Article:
As many of you will know, Sew Mama Sew recently started up it's Super Online Sewing Match II. They had done the first SOSM two years ago and I missed the audition deadline. As a result I participated in the community match portion of the contest and I had a great time.
When I discovered that they were doing this contest again I immediately auditioned. Sadly I was not chosen as a contestant, however that does not mean that I will not be participating. Much like last time I look forward to joining the community match and participating along with the contestants as they start this journey.
The first project for the contestants is the Sutton Blouse from True Bias. Most amazing thing about this blouse? The designer is the previous winner of the SOSM! How awesome is that?
Now I have to be honest and admit that the Sutton is not my typical make. I tend to like my garments incredibly fitted, with more of a vintage feel. But I wanted to take a page out of Kelli from True Bias's book and look at this as an opportunity to make the pattern my own. One of the most consistent comments on her work in the first SOSM was that she took the challenge, embraced it, and then flipped it. Challenge accepted.
I started, as one must with a PDF pattern, I printed it and taped it together. I cut out the size 10 which was actually smaller than recommended based on my measurements, but in hindsight I think that I would probably make an 8 when I make this top again.
I used a solid cream colored crepe which measured 60" wide and allowed me to use a little over a yard of fabric. Cutting is where I made my first alteration. This blouse has a pair of side slits and the back hangs a little lower than in the front. I really wanted a my version to just be a straight across hem with no side slit, so I measured the side seams and subtracted the difference from the bottom of the back piece. Boom! Even hem.
Once I marked my pattern I then carefully pinned my fabric together before cutting. I don't usually do this but to use a highly technical term, my fabric as super "woodgey" and I wanted to make sure that the pieces didn't get distorted when I cut them out.
The first thing I did with this blouse was to stay stitch the neck edge. This is super important. By stay stitching the neck edge you help to make sure that it doesn't stretch when you sew and handle it. The neck edge is finished with bias, so that is not really going to help with the structure. That is another reason that stay stitching is so important.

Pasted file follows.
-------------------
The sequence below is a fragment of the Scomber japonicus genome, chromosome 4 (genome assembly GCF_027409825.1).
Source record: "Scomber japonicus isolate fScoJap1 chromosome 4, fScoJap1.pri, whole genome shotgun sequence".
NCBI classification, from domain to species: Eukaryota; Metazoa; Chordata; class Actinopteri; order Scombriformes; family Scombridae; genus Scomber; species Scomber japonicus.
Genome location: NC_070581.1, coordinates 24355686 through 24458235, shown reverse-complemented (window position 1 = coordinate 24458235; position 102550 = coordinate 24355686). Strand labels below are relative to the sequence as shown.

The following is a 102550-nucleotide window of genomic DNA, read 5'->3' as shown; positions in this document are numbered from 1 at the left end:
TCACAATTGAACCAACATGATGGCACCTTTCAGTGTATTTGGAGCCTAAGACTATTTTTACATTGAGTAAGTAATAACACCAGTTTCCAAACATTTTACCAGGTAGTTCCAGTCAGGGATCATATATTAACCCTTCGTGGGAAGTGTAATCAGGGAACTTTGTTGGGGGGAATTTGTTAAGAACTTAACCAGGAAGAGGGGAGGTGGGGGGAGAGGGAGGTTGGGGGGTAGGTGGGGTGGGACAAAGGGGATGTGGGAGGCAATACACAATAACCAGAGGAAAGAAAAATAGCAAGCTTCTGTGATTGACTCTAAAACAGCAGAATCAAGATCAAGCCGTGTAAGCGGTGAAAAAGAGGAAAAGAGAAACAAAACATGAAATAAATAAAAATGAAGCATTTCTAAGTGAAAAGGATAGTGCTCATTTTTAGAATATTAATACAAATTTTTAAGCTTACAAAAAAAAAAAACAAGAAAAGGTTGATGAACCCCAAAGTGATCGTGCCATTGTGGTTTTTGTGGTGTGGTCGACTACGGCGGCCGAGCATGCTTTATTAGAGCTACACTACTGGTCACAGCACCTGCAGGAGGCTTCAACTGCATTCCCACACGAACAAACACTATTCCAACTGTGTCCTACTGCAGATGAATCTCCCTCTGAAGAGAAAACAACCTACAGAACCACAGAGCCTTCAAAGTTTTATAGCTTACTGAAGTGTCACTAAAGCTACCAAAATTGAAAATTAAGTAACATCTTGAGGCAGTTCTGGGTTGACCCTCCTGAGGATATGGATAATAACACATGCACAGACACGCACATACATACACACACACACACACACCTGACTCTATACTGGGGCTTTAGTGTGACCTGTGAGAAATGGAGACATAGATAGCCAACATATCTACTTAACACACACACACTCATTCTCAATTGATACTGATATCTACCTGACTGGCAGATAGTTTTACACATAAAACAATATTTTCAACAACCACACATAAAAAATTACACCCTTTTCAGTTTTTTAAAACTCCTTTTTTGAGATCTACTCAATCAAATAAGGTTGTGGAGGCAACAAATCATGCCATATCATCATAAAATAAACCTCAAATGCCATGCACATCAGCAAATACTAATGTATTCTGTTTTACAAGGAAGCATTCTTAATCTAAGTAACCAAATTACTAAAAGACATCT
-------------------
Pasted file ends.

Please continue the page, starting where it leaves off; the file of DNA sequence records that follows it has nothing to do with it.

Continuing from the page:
After the stay stitching I applied the bias to the neck edge, under stitched it and the top stitched it down. Once that was accomplished it was time to french seam.
Here is what I would like to say about french seams.
- They are not as hard as you think. I know I hear "french" and I think, ooh fancy. While they are fancy (you will feel fancy wearing them) they are not super difficult as long as you follow the steps. (Kelli details the process very well in her pattern if you are new to them.)
- TRIM. YOUR. SEAM ALLOWANCE! I know all caps is harsh but when she says to trim your first seam allowance down from 1/4" to 1/8", she is not joking. By trimming it and then sewing you reduce the likelihood that little strings from the fraying edge of your fabric will not try to escape the front of your seam.
- Press the living daylights out of the thing. Really pressing it helps so much. you will be glad that you did.
Trimming my first seam from 1/4" to 1/8"
Pressed my seam post trimming.
When you are working with "woodgey" or shifty fabric like I was sometimes you need to pin for your life, because no matter how much you press, it can jack your junk up once it goes through that machine.
Pinning for the stars.
Now, my biggest alteration. Knowing that I like a good fitted blouse, I decided to add five rows of shirring to the back of the garment. You may be asking yourself, "but Caroline how did you know where to put the shirring?". Well dear readers I will tell you. In looking at the pattern I noticed that the Lengthen/Shorten line sat just about on the natural waist. So only on the back pattern piece, I marked that line and with elastic thread hand wound in my bobbin and my stitch length set at 4 I stitched along that marked line while holding the tails of the thread. ***It is important with shirring to leave long tails and then thoroughly stitch them down so that they don't pull out.***
After the first row I just lined up my presser foot with that row and stitched straight across four more times. It gave me these neat rows of shirring at a back waist detail and some beautiful fullness. You will need to stretch the previous rows so you make sure the row you're working on goes in straight and smooth, only cinching and gathering when you release it.
Once the shirring was done it was easy breazy. Doing away with the slits and making the hem even the whole way around I was able to do french seams on the side seams and then I just top stitched my hem in and I had a blouse!
However in looking at it I realized that I wanted the gathered effect of the shirring to be mimicked somewhere else in the blouse. So I decided to do an elasticated pickup at the sleeve of the blouse. I put the blouse on and marked where I wanted the gethering to stop and start. I took the blouse off and marked that line. I then cut a piece of 1/4" elastic half the total distance I was spanning. I pinned the elastic at the starting and stopping points and then I used a narrow zigzag stitch to sew it in. Then my blouse was done and looking great!
Last but not least, here is the lady in action. This is the second time I've worn her since I finished her up last Friday. She's a beauty and went together in about 4 hours once I cut it out. I like it, I love it, and I'm gonna need some more of it.
In the end I am happy with the alterations I made and I think that with the shirring the blouse has the vintage feel that I needed. I will certainly make another.